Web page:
Based upon the above, this court,in Prime Psychological Services, supra , found that the post-claim notice requirements did not apply to pre-claim EUOs, or by analogy to the instant matter, to pre claim IMEs, and that it therefore was of no consequence that neither the insurer's SIU investigator nor its claims representative mentioned whether the EUO notices were sent to the assignor's attorney. As such, this court determined that an insurer's timely denial of a claim, based upon upon an insured's failure to appear for a pre claim EUO, which constitutes a breach of a condition precedent to payment, is a valid ground upon which to award summary judgment to the defendant.
The same analysis governs what if any notice requirements attach to IME cut-off determinations based upon a lack of medical necessity. Where such a determination is made prior to the submission of a claim, there is no statutory requirement as to whom the insurer has to notify. Even the post - verification notice requirements, which are inapplicable to pre-claim EUOs and IMEs, do not mandate that the assignee medical provider be notified.*fn1 11 NYCRR 65-3.5(e) discusses where EUOs and IMEs are to be held and then sets forth that "(t)he insurer shall inform the applicant at the time that the examination is scheduled that the applicant will be reimbursed.. The term "applicant" within the context of 11 NYCRR 65-3.5(e) specifically refers to the injured party (the assignor). East Acupuncture, P.C. v. Allstate Ins. Co., 2009 NY Slip Op 1191, 2009 NY App. Div. LEXIS 1290 (2d Dept. 2009).11 NYCRR 65-3.6, entitled "Follow up Requirements," which was ruled upon in Prime Psychological, supra , refers to the eligible injured person as the applicant in subd. (a) where it mandates that insurers mail a second application for motor vehicle no fault benefits to the "eligible injured party."
Second, from a purely logical vantage point, it would be an exercise in futility to require an insurance company to send a pre-claim IME cut-off notice to the assignee since by definition, an insurance company can not prophesize which medical services entity, out of the hundreds which exist in the metropolitan area, an injured party might seek services from. Statutory construction must be sought which is "consistent with achieving [the statute's] purpose and with justice and common sense." Freeman v; Kiamesha Concord, Inc., 76 Misc 2d 915, 920-21 (Civil Ct., NY Co. 1974). The courts are to adopt a construction of a statute "which will not cause objectionable results, or cause inconvenience * * * or absurdity". Medical Society v. State Dep't of Health, 83 NY2d 447, 451 (NY 1994) citing Statutes § 141. The common mandate of statutory construction is to assume that the Legislature "did not intend a patently absurd result. Covington v. Walker, 307 AD2d 908 ( 2d Dep't 2003) See, McKinney's Statutes § 145. See, In re Adamo, 619 F.2d 216, 219 ( 2d Cir. 1980).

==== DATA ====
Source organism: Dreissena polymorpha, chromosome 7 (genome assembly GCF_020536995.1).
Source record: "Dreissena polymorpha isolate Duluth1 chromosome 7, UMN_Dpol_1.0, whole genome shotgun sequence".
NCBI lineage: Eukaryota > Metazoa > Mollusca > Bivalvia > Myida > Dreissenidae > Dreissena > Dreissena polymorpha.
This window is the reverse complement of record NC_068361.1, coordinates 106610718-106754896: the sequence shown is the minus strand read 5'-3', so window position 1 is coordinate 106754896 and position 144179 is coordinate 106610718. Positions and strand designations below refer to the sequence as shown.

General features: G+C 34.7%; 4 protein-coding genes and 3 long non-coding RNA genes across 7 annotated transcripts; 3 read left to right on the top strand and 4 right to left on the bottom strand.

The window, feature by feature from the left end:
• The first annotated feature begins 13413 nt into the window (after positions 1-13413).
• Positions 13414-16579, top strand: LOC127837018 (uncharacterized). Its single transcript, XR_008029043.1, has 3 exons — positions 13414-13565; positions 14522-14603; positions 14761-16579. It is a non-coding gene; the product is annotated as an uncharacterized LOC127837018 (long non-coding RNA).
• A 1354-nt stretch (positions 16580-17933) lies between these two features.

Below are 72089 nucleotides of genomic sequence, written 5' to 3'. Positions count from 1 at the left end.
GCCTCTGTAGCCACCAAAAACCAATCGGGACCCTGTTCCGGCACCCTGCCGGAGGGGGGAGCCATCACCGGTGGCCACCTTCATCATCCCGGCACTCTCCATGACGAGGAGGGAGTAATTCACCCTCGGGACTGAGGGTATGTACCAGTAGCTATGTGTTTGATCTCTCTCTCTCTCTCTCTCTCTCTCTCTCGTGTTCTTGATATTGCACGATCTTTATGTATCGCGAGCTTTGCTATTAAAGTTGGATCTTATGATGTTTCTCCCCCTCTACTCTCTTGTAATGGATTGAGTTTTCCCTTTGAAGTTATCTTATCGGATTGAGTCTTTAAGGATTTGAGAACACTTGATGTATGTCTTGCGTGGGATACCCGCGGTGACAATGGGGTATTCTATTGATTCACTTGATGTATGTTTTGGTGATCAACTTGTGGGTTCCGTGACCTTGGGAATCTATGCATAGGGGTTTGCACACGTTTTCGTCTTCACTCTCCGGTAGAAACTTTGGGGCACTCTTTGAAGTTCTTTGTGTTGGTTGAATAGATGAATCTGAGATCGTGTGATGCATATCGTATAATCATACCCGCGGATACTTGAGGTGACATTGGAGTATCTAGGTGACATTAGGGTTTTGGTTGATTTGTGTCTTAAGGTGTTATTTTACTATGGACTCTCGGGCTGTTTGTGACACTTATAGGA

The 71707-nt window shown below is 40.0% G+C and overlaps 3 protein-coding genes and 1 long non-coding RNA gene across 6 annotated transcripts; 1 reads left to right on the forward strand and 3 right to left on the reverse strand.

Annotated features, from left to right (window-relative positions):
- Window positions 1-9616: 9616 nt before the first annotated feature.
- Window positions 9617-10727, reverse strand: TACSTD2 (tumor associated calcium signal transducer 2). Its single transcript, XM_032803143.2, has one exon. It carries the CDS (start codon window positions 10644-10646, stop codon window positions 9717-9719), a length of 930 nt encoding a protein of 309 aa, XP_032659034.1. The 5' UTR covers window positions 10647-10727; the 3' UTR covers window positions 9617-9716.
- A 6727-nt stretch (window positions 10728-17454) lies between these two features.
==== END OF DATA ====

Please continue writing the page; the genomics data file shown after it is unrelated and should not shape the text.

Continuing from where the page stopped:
Here, the IME was conducted and the IME cut off date became effective approximately six months before the Allens even sought treatment from, much less assigned their benefits to plaintiff. Hence, it would be absurd to require defendant to notify this particular plaintiff provider about the IME cut off as it had not way of discerning that the Allens might seek treatment at this provider at some date in the future. Plaintiff implicitly concedes that the Allens were notified of the IME cut-off date by contending that the "IME cut-off was never advised to assignee" and that the "IME exam was kept secret from the assignee" until the denial(Reply ¶10). Since the Allens attended the IMEs and apparently knew that their no-fault benefits were cut-off, they were under an obligation to inform plaintiff and any other medical provider from whom they sought treatment of this cut-off.
In light of the above, and the timely denials submitted by defendants, plaintiff's motion for summary judgment is denied and this case will proceed to trial.
The foregoing shall constitute the Decision and Order of the Court.